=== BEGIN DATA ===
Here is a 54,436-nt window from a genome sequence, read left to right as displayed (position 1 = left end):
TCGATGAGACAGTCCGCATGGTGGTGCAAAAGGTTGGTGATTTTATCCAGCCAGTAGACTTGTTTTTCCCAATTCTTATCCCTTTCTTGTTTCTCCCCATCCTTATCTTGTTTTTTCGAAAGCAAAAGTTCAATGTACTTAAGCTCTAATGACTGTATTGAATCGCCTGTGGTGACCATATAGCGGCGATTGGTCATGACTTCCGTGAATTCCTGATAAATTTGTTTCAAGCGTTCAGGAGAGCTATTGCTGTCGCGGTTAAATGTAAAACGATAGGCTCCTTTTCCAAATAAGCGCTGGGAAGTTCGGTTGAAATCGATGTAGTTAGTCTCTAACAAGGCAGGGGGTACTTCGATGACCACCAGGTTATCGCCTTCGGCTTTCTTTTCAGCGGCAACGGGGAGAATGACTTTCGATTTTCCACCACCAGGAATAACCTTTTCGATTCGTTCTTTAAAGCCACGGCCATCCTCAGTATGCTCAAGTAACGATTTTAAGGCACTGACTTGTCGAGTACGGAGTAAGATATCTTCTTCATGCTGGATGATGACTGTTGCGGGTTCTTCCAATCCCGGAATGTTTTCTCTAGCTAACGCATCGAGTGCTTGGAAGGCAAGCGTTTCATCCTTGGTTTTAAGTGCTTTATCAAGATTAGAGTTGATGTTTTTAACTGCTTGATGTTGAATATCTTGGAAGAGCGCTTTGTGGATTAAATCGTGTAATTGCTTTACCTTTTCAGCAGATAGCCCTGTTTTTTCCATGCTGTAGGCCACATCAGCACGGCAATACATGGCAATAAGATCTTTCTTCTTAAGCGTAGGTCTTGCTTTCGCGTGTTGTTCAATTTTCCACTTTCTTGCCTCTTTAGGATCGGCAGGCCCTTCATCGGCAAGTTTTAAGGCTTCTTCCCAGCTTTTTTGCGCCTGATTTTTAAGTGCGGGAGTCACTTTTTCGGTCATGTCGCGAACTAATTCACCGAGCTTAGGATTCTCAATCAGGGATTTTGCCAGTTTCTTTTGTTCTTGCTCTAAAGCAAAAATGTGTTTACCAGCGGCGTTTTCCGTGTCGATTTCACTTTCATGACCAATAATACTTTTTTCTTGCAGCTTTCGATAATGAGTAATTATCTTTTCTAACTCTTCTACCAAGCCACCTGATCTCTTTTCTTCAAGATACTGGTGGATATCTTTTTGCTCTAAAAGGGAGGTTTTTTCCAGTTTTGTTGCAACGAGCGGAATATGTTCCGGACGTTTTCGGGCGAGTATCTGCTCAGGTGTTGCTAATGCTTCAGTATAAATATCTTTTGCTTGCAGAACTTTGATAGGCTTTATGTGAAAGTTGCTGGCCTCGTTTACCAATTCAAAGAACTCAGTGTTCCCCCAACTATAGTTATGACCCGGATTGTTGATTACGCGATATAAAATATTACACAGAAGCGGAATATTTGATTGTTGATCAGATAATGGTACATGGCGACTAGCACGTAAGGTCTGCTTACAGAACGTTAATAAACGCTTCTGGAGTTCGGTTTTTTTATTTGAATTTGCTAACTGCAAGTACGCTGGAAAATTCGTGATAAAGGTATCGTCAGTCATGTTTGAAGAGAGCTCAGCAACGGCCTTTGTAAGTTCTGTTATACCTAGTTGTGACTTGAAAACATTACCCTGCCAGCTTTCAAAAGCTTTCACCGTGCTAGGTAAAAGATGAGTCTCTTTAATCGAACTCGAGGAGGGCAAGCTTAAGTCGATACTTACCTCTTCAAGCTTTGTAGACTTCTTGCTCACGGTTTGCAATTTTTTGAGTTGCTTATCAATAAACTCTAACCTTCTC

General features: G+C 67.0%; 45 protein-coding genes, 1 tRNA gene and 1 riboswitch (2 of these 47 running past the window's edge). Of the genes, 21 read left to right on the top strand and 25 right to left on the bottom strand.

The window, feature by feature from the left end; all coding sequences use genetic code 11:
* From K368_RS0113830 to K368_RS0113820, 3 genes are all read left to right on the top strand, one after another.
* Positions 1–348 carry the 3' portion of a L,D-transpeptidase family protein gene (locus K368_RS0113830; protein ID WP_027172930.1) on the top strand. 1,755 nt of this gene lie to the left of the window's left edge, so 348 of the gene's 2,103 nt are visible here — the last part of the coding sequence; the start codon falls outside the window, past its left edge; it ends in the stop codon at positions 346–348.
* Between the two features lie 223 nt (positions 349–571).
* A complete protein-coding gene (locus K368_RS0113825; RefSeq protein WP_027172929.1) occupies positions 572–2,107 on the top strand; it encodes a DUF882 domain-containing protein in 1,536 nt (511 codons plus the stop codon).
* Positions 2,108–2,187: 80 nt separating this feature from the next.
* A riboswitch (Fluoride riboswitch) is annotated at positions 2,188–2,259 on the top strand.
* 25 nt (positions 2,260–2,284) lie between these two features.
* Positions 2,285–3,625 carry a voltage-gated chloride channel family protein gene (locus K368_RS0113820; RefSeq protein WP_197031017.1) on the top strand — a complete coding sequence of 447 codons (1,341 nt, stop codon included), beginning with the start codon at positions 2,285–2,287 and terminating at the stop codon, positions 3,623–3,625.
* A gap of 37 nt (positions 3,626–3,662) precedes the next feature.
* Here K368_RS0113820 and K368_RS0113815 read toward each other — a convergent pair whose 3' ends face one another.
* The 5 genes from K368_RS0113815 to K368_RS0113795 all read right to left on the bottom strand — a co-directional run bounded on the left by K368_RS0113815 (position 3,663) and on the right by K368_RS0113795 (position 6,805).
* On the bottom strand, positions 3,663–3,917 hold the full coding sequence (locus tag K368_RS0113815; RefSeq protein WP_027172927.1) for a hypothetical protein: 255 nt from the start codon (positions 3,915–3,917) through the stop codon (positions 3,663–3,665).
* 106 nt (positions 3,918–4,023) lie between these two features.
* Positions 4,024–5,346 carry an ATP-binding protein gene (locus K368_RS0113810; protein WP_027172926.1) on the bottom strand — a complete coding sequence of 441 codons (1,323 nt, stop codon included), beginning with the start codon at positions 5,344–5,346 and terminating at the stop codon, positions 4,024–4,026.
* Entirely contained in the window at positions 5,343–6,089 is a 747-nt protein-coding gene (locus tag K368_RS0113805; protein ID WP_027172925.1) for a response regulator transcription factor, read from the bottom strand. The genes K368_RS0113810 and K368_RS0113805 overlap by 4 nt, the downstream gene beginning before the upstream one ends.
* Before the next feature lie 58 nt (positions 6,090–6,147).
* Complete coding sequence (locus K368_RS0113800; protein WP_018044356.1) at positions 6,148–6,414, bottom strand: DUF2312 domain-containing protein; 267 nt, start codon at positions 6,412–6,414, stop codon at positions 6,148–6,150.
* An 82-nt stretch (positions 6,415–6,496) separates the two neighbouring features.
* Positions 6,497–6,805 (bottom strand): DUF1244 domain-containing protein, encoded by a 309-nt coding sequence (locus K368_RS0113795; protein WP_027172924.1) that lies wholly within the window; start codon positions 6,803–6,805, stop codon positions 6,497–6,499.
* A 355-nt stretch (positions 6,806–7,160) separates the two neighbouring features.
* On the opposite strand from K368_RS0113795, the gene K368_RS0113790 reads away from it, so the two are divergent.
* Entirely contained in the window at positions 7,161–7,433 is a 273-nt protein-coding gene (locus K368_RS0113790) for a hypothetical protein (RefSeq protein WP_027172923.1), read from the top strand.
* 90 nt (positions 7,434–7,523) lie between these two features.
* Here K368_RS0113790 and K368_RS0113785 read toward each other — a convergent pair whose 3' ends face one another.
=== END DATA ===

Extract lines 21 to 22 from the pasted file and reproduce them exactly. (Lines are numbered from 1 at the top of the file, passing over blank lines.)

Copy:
* Complete coding sequence (locus K368_RS0113800; protein WP_018044356.1) at positions 6,148–6,414, bottom strand: DUF2312 domain-containing protein; 267 nt, start codon at positions 6,412–6,414, stop codon at positions 6,148–6,150.
* An 82-nt stretch (positions 6,415–6,496) separates the two neighbouring features.